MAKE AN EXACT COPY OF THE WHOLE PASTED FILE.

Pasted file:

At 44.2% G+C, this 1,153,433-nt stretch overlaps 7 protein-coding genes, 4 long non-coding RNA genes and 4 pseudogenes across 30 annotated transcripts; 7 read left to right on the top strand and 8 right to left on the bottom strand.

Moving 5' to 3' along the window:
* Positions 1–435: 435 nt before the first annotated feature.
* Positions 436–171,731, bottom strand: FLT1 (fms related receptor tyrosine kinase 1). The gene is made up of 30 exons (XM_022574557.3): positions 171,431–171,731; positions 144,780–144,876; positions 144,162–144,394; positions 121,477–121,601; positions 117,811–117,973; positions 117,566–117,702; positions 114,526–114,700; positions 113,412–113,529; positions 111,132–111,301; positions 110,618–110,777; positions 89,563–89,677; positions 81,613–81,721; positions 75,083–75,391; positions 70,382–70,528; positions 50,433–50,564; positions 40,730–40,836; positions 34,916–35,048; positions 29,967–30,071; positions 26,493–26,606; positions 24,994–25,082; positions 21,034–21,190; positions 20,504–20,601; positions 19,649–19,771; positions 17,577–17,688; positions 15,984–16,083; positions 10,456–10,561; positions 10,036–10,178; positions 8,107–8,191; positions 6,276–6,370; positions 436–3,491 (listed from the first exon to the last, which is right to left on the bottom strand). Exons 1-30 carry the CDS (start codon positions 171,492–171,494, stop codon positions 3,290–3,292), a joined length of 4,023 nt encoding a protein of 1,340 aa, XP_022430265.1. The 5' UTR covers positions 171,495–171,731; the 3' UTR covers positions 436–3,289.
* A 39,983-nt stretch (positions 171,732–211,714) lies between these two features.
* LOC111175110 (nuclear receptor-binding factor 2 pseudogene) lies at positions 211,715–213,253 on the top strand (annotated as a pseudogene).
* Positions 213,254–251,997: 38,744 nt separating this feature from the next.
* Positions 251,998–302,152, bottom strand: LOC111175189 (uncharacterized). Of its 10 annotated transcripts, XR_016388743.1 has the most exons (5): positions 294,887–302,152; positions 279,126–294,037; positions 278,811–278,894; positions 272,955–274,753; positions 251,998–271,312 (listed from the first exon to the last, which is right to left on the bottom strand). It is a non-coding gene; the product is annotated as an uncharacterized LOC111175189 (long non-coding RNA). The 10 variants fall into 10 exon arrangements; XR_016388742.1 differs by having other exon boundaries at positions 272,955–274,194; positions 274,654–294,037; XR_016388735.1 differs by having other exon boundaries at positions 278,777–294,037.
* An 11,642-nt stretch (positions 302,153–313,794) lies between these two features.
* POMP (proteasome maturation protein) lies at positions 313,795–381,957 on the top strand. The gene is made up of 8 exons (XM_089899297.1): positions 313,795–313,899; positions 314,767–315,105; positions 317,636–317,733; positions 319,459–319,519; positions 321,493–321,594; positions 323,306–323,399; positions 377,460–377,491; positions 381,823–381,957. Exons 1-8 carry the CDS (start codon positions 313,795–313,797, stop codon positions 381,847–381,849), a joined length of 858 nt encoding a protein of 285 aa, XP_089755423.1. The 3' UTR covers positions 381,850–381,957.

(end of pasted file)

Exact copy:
At 44.2% G+C, this 1,153,433-nt stretch overlaps 7 protein-coding genes, 4 long non-coding RNA genes and 4 pseudogenes across 30 annotated transcripts; 7 read left to right on the top strand and 8 right to left on the bottom strand.

Moving 5' to 3' along the window:
* Positions 1–435: 435 nt before the first annotated feature.
* Positions 436–171,731, bottom strand: FLT1 (fms related receptor tyrosine kinase 1). The gene is made up of 30 exons (XM_022574557.3): positions 171,431–171,731; positions 144,780–144,876; positions 144,162–144,394; positions 121,477–121,601; positions 117,811–117,973; positions 117,566–117,702; positions 114,526–114,700; positions 113,412–113,529; positions 111,132–111,301; positions 110,618–110,777; positions 89,563–89,677; positions 81,613–81,721; positions 75,083–75,391; positions 70,382–70,528; positions 50,433–50,564; positions 40,730–40,836; positions 34,916–35,048; positions 29,967–30,071; positions 26,493–26,606; positions 24,994–25,082; positions 21,034–21,190; positions 20,504–20,601; positions 19,649–19,771; positions 17,577–17,688; positions 15,984–16,083; positions 10,456–10,561; positions 10,036–10,178; positions 8,107–8,191; positions 6,276–6,370; positions 436–3,491 (listed from the first exon to the last, which is right to left on the bottom strand). Exons 1-30 carry the CDS (start codon positions 171,492–171,494, stop codon positions 3,290–3,292), a joined length of 4,023 nt encoding a protein of 1,340 aa, XP_022430265.1. The 5' UTR covers positions 171,495–171,731; the 3' UTR covers positions 436–3,289.
* A 39,983-nt stretch (positions 171,732–211,714) lies between these two features.
* LOC111175110 (nuclear receptor-binding factor 2 pseudogene) lies at positions 211,715–213,253 on the top strand (annotated as a pseudogene).
* Positions 213,254–251,997: 38,744 nt separating this feature from the next.
* Positions 251,998–302,152, bottom strand: LOC111175189 (uncharacterized). Of its 10 annotated transcripts, XR_016388743.1 has the most exons (5): positions 294,887–302,152; positions 279,126–294,037; positions 278,811–278,894; positions 272,955–274,753; positions 251,998–271,312 (listed from the first exon to the last, which is right to left on the bottom strand). It is a non-coding gene; the product is annotated as an uncharacterized LOC111175189 (long non-coding RNA). The 10 variants fall into 10 exon arrangements; XR_016388742.1 differs by having other exon boundaries at positions 272,955–274,194; positions 274,654–294,037; XR_016388735.1 differs by having other exon boundaries at positions 278,777–294,037.
* An 11,642-nt stretch (positions 302,153–313,794) lies between these two features.
* POMP (proteasome maturation protein) lies at positions 313,795–381,957 on the top strand. The gene is made up of 8 exons (XM_089899297.1): positions 313,795–313,899; positions 314,767–315,105; positions 317,636–317,733; positions 319,459–319,519; positions 321,493–321,594; positions 323,306–323,399; positions 377,460–377,491; positions 381,823–381,957. Exons 1-8 carry the CDS (start codon positions 313,795–313,797, stop codon positions 381,847–381,849), a joined length of 858 nt encoding a protein of 285 aa, XP_089755423.1. The 3' UTR covers positions 381,850–381,957.